What's In Your Wallet: The Credit Card Points/Rewards Thread

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Unfortunately, we are in the cattle class (economy). It ended up costing us about 125k miles.

We won't be driving to Barcelona. We will just jump on a Ryanair/Easyjet flight to get there. Still should be a great trip though!
Serious, and that's a pretty good price actually for RT for 3 people. Most RT flights from CA are ~60k ea to Italy or Spain.
 
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Quoted for the paywall. Had to cut some.
Blake DiCioccio and her husband, Jason, flew around the world in business class in 2017, from San Francisco to Taipei, Tokyo to Belgrade, and Frankfurt back home. They didn’t pay for it. JPMorgan Chase & Co. did.

The DiCioccios signed up for two Sapphire Reserve cards from the bank several months before their trip, on an offer that scored them hundreds of thousands of points, which they combined with points from their other rewards cards. They use credit cards as much as possible—even for small purchases—and strategize when to use Sapphire Reserve versus their other cards based on the points each offers. Mr. DiCioccio recently signed up for an American Express Platinum card, and the couple is now thinking about canceling one of their Sapphire Reserve cards to avoid the $450 annual fee.

The ultra-premium rewards of the kind that JPMorgan has championed have turned into financial albatrosses. Big banks calculated that giant rewards would make consumers spend more, earning the banks more interest and boosting their returns. They calculated wrong.

Consumers have figured out how to game the system, spending just enough to earn generous sign-up bonuses—then abandoning the cards in a drawer. Others pay their bills in full and avoid interest charges and late fees.

After ratcheting up the perks for several years, banks hit peak rewards frenzy about two years ago. Now banks face increasing costs associated with the cards. Rewards costs grew an average of 15% in the third quarter of 2018 from a year earlier at Bank of America Corp. ,Citigroup Inc., JPMorgan, U.S. Bancorp and Wells Fargo & Co., according to bank analyst Charles Peabody.

As of the third quarter, JPMorgan’s credit-card holders had accrued $5.8 billion in rewards they had not yet redeemed, up 53% from the end of 2016, according to securities filings.

“For a lot of consumers, a credit card is the first step in a bigger financial relationship, and we’re already seeing success with Sapphire customers doing more business with Chase,” said JPMorgan spokeswoman Mary Jane Rogers.

Compounding the problem for banks: Interchange fees—paid by merchants to banks whenever customers shop with a credit card—are under pressure.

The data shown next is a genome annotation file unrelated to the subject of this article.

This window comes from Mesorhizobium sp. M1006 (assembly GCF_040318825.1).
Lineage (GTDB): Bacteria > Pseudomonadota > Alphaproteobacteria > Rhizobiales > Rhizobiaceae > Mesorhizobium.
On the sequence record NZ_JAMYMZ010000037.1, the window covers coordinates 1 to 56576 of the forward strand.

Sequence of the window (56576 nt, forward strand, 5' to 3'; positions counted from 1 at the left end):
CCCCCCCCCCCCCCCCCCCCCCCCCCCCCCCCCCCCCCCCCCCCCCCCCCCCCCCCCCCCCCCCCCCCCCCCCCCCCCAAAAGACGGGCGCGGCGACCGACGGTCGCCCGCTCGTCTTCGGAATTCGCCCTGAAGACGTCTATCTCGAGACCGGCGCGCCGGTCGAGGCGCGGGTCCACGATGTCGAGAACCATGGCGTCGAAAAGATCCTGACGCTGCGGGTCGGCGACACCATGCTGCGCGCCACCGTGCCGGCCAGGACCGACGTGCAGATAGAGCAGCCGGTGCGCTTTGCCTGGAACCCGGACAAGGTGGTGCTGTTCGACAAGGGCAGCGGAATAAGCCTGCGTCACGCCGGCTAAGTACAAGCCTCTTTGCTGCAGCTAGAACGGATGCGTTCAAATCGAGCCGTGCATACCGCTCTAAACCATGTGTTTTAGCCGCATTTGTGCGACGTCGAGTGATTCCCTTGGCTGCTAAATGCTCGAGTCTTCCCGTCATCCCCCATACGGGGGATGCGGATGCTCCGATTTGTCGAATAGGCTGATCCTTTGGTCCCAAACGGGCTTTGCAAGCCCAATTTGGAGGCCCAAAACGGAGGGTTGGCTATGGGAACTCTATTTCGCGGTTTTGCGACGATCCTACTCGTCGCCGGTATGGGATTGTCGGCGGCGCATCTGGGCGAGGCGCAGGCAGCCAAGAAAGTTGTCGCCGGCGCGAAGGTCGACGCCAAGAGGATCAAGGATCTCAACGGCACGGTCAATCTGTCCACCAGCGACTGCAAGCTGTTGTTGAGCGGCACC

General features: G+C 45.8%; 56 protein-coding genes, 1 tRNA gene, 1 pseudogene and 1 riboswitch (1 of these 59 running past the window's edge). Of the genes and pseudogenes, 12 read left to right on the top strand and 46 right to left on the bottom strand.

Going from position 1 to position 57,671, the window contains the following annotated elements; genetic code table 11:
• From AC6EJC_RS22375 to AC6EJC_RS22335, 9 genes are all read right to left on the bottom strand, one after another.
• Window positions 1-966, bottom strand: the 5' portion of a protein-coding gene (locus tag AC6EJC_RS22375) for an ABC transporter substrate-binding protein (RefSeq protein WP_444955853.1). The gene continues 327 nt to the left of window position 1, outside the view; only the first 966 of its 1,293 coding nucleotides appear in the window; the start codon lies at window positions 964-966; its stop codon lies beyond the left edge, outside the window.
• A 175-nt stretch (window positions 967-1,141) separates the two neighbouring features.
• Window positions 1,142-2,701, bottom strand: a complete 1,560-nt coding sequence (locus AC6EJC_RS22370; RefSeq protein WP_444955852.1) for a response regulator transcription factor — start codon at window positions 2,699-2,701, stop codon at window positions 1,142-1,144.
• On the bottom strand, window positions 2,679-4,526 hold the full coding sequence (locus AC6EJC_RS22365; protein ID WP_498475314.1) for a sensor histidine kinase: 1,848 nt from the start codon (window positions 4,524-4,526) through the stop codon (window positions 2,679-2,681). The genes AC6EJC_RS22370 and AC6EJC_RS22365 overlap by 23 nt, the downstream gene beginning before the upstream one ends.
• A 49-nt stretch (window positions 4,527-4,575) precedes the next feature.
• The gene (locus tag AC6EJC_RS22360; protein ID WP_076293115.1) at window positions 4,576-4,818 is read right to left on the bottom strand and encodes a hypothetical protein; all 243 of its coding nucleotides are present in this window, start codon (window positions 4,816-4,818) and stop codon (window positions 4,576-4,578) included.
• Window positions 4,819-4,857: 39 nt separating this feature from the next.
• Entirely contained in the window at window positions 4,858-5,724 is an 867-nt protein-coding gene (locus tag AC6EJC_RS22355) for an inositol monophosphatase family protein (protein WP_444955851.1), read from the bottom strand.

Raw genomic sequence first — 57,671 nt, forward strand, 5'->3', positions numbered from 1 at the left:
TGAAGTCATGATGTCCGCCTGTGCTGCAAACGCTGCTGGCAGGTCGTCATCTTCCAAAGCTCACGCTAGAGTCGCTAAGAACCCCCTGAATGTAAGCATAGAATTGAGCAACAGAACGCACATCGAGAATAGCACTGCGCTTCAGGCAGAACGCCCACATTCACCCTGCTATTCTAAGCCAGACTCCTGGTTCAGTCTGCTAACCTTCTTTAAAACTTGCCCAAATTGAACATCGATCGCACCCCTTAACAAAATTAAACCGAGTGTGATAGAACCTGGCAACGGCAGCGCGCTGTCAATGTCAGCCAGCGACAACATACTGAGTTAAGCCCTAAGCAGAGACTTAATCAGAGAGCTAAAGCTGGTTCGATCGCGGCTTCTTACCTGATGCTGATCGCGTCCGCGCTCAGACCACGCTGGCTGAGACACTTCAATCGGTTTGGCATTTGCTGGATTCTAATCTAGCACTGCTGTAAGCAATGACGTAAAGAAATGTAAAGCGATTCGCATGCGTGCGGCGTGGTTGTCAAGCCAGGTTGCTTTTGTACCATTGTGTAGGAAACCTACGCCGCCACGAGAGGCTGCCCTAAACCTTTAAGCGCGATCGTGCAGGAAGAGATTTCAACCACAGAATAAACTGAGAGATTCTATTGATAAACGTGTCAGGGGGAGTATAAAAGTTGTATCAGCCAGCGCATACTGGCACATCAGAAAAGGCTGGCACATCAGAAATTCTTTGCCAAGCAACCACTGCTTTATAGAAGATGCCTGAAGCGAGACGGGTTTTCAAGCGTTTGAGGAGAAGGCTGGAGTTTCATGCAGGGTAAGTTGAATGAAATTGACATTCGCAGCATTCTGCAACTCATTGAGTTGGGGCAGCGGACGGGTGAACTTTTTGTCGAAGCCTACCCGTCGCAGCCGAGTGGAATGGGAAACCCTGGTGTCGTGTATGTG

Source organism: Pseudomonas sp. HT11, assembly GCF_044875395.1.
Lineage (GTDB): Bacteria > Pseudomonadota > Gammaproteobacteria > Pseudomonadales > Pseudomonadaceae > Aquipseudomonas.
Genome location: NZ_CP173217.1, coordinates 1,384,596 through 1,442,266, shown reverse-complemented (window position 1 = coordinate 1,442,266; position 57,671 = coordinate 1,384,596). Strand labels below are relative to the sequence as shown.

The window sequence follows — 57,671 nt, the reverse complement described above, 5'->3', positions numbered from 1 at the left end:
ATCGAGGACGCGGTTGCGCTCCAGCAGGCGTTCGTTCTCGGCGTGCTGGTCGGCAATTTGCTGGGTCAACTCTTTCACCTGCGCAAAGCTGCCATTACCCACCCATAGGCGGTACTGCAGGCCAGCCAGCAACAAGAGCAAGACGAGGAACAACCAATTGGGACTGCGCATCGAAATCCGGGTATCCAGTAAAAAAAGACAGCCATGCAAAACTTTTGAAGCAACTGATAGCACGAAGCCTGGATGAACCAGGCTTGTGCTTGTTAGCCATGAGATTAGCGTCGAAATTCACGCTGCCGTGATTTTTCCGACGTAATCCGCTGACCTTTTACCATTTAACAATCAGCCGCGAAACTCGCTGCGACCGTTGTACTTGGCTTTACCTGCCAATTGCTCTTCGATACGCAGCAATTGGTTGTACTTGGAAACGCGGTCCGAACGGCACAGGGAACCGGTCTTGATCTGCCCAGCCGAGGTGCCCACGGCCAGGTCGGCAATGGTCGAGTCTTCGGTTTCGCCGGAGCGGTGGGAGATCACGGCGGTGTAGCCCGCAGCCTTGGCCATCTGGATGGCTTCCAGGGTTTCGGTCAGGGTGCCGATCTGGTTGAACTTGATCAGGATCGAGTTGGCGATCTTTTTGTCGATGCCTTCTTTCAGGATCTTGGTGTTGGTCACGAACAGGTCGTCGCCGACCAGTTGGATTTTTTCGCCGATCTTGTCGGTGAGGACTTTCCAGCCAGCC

The fees are a primary source of funding for rewards programs, but retailers are trying to lower them. Merchants including Amazon.com Inc., Target Corp. and Home Depot Inc. are pushing through lawsuits for changes that would lead to lower fees, and bank executives worry that such a shake-up could make some of the more generous rewards programs unsustainable. Merchants paid card issuers $43.4 billion in Visa Inc. and Mastercard Inc.credit card interchange fees in 2017, up 68% from 2012, according to the Nilson Report.

Mercator Advisory Group, a payments consulting firm, predicts that credit cards will deliver a return on assets in 2019 of 3% to 14 large banks highly concentrated in the card business, down from nearly 5% in 2014.

JPMorgan, Citigroup and other large banks, including American Express Co. , are discussing how to cut back or rejigger some of their cards’ rewards, according to people familiar with the matter. The banks don’t plan to end rewards, but want to shift them in ways that encourage more card usage and scale back upfront bonuses, the people said.

Getting the calculation right—without alienating customers—is crucial. Credit cards account for an average of about 14% of revenue at Citigroup, Bank of America, JPMorgan Chase and Wells Fargo, according to an analysis by Autonomous Research.

JPMorgan executives debated whether to stop letting cardholders pool together points from multiple cards, according to people familiar with the matter. JPMorgan’s Ms. Rogers said the bank has no current plans to stop cardholders from pooling points.

Citigroup plans to cap the number of times each year its Prestige cardholders who stay at hotels four consecutive nights can get the fourth night free. A Citigroup spokeswoman says the bank is focused on fostering long-term relationships with cardholders.

AmEx has been introducing cards with fewer sign-up bonus points. An AmEx spokeswoman said the company is offering other bonus options, such as statement credits based on restaurant charges.

The banks face rewards enthusiasts who take pride in wringing the most benefits from each card.

For example, many cards offer “tiered rewards,” where only certain purchases qualify for the most generous cash-back terms. That’s no obstacle for customers like Tony Rodriguez, a 34-year-old Ph.D. student in Knoxville, Tenn.

Mr. Rodriguez and his girlfriend, Whitney Forbes, use the AmEx Blue Cash Preferred card for groceries, earning 6% back on up to $6,000 of purchases a year, and for gas, which earns 3%. They use Discover Financial Services ’ “it” card and a Chase Freedom card for purchases that qualify for 5% cash back. Those items change every quarter, so Mr. Rodriguez keeps a list on a slip of paper in his wallet. Everything else goes on their Citi Double Cash card, which gives 1% back on all purchases and 1% back when they pay off the bill.

Mr. Rodriguez, who is studying industrial engineering, began shopping around for cards about 2½ years ago. “Soon, I realized there’s all sorts of free money,” he said.